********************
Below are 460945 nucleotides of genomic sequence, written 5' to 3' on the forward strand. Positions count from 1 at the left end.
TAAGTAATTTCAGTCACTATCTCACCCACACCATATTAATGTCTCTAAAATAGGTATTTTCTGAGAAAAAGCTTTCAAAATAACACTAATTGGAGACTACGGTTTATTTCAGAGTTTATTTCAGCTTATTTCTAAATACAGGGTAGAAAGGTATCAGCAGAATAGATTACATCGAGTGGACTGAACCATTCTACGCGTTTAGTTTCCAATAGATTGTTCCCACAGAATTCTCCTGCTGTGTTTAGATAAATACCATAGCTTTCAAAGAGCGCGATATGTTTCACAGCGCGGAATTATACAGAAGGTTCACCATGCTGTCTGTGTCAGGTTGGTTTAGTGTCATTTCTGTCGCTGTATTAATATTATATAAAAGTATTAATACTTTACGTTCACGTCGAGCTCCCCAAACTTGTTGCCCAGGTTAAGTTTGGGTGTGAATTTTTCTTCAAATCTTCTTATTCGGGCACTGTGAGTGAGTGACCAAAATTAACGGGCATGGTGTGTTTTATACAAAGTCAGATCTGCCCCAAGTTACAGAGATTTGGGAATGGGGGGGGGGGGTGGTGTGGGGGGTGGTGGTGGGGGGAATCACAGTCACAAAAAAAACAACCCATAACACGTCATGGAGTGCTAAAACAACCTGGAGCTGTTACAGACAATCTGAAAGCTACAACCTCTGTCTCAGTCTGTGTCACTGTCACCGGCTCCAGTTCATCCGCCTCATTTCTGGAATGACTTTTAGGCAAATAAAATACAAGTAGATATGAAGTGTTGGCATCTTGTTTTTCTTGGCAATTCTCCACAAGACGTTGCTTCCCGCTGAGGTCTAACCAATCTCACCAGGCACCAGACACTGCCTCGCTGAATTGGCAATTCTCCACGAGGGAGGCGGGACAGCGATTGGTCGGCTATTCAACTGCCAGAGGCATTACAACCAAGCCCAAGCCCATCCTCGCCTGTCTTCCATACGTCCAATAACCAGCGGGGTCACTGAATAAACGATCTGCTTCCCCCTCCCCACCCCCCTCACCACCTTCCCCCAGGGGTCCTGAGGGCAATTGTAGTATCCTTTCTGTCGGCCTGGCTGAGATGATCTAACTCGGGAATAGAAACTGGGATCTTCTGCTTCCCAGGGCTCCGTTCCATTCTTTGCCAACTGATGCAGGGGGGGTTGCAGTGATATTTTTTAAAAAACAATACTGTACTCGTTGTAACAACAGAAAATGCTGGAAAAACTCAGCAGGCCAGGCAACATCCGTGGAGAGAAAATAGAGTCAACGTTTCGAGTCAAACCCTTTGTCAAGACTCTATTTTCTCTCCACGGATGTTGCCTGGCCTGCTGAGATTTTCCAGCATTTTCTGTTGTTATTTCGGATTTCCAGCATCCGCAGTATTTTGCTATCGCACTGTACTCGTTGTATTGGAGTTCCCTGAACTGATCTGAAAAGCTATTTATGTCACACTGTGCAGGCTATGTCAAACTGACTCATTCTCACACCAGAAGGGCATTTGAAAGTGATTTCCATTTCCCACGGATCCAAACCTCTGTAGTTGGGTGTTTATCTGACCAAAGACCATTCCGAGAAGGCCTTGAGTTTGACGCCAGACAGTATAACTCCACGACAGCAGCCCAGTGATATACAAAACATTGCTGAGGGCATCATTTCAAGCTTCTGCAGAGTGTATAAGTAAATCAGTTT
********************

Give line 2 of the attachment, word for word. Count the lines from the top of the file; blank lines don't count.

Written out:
TAAGTAATTTCAGTCACTATCTCACCCACACCATATTAATGTCTCTAAAATAGGTATTTTCTGAGAAAAAGCTTTCAAAATAACACTAATTGGAGACTACGGTTTATTTCAGAGTTTATTTCAGCTTATTTCTAAATACAGGGTAGAAAGGTATCAGCAGAATAGATTACATCGAGTGGACTGAACCATTCTACGCGTTTAGTTTCCAATAGATTGTTCCCACAGAATTCTCCTGCTGTGTTTAGATAAATACCATAGCTTTCAAAGAGCGCGATATGTTTCACAGCGCGGAATTATACAGAAGGTTCACCATGCTGTCTGTGTCAGGTTGGTTTAGTGTCATTTCTGTCGCTGTATTAATATTATATAAAAGTATTAATACTTTACGTTCACGTCGAGCTCCCCAAACTTGTTGCCCAGGTTAAGTTTGGGTGTGAATTTTTCTTCAAATCTTCTTATTCGGGCACTGTGAGTGAGTGACCAAAATTAACGGGCATGGTGTGTTTTATACAAAGTCAGATCTGCCCCAAGTTACAGAGATTTGGGAATGGGGGGGGGGGGTGGTGTGGGGGGTGGTGGTGGGGGGAATCACAGTCACAAAAAAAACAACCCATAACACGTCATGGAGTGCTAAAACAACCTGGAGCTGTTACAGACAATCTGAAAGCTACAACCTCTGTCTCAGTCTGTGTCACTGTCACCGGCTCCAGTTCATCCGCCTCATTTCTGGAATGACTTTTAGGCAAATAAAATACAAGTAGATATGAAGTGTTGGCATCTTGTTTTTCTTGGCAATTCTCCACAAGACGTTGCTTCCCGCTGAGGTCTAACCAATCTCACCAGGCACCAGACACTGCCTCGCTGAATTGGCAATTCTCCACGAGGGAGGCGGGACAGCGATTGGTCGGCTATTCAACTGCCAGAGGCATTACAACCAAGCCCAAGCCCATCCTCGCCTGTCTTCCATACGTCCAATAACCAGCGGGGTCACTGAATAAACGATCTGCTTCCCCCTCCCCACCCCCCTCACCACCTTCCCCCAGGGGTCCTGAGGGCAATTGTAGTATCCTTTCTGTCGGCCTGGCTGAGATGATCTAACTCGGGAATAGAAACTGGGATCTTCTGCTTCCCAGGGCTCCGTTCCATTCTTTGCCAACTGATGCAGGGGGGGTTGCAGTGATATTTTTTAAAAAACAATACTGTACTCGTTGTAACAACAGAAAATGCTGGAAAAACTCAGCAGGCCAGGCAACATCCGTGGAGAGAAAATAGAGTCAACGTTTCGAGTCAAACCCTTTGTCAAGACTCTATTTTCTCTCCACGGATGTTGCCTGGCCTGCTGAGATTTTCCAGCATTTTCTGTTGTTATTTCGGATTTCCAGCATCCGCAGTATTTTGCTATCGCACTGTACTCGTTGTATTGGAGTTCCCTGAACTGATCTGAAAAGCTATTTATGTCACACTGTGCAGGCTATGTCAAACTGACTCATTCTCACACCAGAAGGGCATTTGAAAGTGATTTCCATTTCCCACGGATCCAAACCTCTGTAGTTGGGTGTTTATCTGACCAAAGACCATTCCGAGAAGGCCTTGAGTTTGACGCCAGACAGTATAACTCCACGACAGCAGCCCAGTGATATACAAAACATTGCTGAGGGCATCATTTCAAGCTTCTGCAGAGTGTATAAGTAAATCAGTTT